Having said that, I think we got a pretty clear and strong steer on what the issues are and what people felt was important. The pictures were taken of the whiteboard after the workshop. The concept of a charter or protocol and standards for Open Science got very strong support. While there wasn’t any agreement on exactly what form that would take there was a very strong sense that by providing clear guidelines, both on what qualifies as ‘Open Science’ and on code(s) of conduct to be followed, would provide a clarity that doesn’t currently exist; a framework that people can sign up to and reasonably expect that other people will recognise and follow. In a sense it doesn’t matter that much what such codes actually are. Simply having such things will make a big difference.

Whiteboard photo

Associated with the ideas of a code of conduct is the need for legally enforceable licenses for data. There was a strong sense that if it were possible to enforce attribution, and possibly protect some rights to a slice of any future return on exploitation that there would be much wider adoption of Open Practice. The work of Science Commons, Open Knowledge Foundation and others in this space is clearly very important. The idea of Open Science within a closed community as a way of achieving was raised. While I can see the appeal for solving these practical issues of enforceable licences, to me, it defeats the purpose of the exercise. But I think this idea is likely to keep coming back around, so it deserves consideration and discussion.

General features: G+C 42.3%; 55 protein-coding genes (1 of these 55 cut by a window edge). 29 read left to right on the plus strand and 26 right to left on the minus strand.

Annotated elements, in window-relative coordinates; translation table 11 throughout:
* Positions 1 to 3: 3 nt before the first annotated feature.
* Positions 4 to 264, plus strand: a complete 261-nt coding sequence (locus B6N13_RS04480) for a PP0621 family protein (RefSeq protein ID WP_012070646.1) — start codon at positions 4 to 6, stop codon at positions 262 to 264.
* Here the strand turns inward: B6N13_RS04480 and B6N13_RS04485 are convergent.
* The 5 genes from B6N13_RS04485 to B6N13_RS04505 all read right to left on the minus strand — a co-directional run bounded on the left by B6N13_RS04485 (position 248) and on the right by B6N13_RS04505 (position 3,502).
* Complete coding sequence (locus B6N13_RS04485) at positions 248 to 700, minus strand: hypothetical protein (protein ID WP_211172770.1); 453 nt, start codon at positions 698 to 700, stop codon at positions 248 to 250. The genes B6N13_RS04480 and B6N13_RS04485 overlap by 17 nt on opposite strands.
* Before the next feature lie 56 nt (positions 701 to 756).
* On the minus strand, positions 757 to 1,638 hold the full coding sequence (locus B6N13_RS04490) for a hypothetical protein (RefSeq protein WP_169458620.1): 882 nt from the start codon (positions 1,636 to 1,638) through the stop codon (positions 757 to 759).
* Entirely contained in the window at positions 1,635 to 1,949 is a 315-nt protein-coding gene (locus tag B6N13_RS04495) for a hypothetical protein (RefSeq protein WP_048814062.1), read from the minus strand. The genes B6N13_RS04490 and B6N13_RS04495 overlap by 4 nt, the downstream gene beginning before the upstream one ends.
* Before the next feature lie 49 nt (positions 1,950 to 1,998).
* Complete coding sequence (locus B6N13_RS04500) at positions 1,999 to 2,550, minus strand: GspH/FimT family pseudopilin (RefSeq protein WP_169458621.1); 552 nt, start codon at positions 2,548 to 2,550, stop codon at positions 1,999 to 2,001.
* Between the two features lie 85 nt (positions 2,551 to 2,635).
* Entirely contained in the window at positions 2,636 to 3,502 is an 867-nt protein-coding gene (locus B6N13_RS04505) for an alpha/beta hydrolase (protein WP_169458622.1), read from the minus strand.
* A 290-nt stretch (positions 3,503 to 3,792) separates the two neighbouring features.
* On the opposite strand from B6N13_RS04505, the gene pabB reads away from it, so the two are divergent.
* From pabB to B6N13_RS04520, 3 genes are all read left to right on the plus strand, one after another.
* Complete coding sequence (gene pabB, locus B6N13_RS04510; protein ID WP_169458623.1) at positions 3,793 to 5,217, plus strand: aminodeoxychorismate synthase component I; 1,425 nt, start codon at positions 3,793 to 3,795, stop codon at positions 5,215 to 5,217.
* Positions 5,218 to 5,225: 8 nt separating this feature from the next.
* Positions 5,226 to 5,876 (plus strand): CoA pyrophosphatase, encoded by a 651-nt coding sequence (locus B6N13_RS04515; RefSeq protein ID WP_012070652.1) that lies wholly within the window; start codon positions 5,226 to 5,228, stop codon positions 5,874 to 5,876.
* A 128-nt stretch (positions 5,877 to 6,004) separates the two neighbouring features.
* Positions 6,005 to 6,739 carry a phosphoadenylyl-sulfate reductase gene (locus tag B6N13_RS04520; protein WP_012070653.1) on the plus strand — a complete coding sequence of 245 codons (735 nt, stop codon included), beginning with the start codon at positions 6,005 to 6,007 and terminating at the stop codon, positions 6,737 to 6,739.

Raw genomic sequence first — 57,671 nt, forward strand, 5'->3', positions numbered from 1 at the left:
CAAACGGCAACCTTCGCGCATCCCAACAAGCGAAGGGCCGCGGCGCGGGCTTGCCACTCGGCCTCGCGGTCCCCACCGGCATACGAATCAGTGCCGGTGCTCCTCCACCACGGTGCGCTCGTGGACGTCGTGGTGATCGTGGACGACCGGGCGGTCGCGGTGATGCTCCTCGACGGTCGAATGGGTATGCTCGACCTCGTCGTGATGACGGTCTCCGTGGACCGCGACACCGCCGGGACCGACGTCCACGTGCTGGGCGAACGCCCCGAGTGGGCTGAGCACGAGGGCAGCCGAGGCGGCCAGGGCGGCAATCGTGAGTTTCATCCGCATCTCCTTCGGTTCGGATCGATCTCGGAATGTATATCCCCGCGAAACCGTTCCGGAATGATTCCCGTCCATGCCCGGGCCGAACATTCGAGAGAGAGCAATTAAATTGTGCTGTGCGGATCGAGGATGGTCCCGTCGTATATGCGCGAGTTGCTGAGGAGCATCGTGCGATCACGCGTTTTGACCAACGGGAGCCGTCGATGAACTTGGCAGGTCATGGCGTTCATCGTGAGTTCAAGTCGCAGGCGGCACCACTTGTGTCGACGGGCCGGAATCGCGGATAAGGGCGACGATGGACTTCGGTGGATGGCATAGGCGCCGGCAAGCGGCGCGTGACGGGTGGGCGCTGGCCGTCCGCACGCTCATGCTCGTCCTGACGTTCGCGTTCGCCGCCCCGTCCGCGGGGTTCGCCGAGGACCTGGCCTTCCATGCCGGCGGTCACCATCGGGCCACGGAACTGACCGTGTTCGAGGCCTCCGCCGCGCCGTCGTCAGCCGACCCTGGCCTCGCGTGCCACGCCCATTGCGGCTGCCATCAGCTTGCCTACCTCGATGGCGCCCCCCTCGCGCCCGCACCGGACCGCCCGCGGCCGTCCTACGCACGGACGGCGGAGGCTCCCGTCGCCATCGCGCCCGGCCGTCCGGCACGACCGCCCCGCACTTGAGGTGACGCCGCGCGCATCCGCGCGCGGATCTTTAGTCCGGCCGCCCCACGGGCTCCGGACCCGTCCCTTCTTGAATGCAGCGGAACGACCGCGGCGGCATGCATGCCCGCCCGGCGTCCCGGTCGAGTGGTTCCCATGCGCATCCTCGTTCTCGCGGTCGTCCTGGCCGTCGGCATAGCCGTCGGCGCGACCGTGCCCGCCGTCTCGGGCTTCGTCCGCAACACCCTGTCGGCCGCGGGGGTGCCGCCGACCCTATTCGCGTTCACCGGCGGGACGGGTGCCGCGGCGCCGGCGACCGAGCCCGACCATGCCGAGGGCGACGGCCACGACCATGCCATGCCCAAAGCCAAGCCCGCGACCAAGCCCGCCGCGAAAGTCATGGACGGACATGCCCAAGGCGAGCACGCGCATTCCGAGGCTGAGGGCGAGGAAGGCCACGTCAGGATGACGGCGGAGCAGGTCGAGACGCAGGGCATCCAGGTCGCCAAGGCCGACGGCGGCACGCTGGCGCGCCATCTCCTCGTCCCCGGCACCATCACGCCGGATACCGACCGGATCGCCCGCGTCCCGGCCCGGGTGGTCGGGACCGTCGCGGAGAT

We will take the discussion forward on charters, licences, recognition, and all the issues raised looking forward to the workshop at the Pacific Symposium on Biocomputing in January next year. I would suggest a way forward is for people to blog their ideas and suggestions and that we aim to try and capture and integrate those ideas over the next few months. I would suggest using the tag ‘open-science-charter’ for aggregation. Anyone who doesn’t have or doesn’t want to bother with their own blog is more than welcome to send me their ideas and I can publish them here.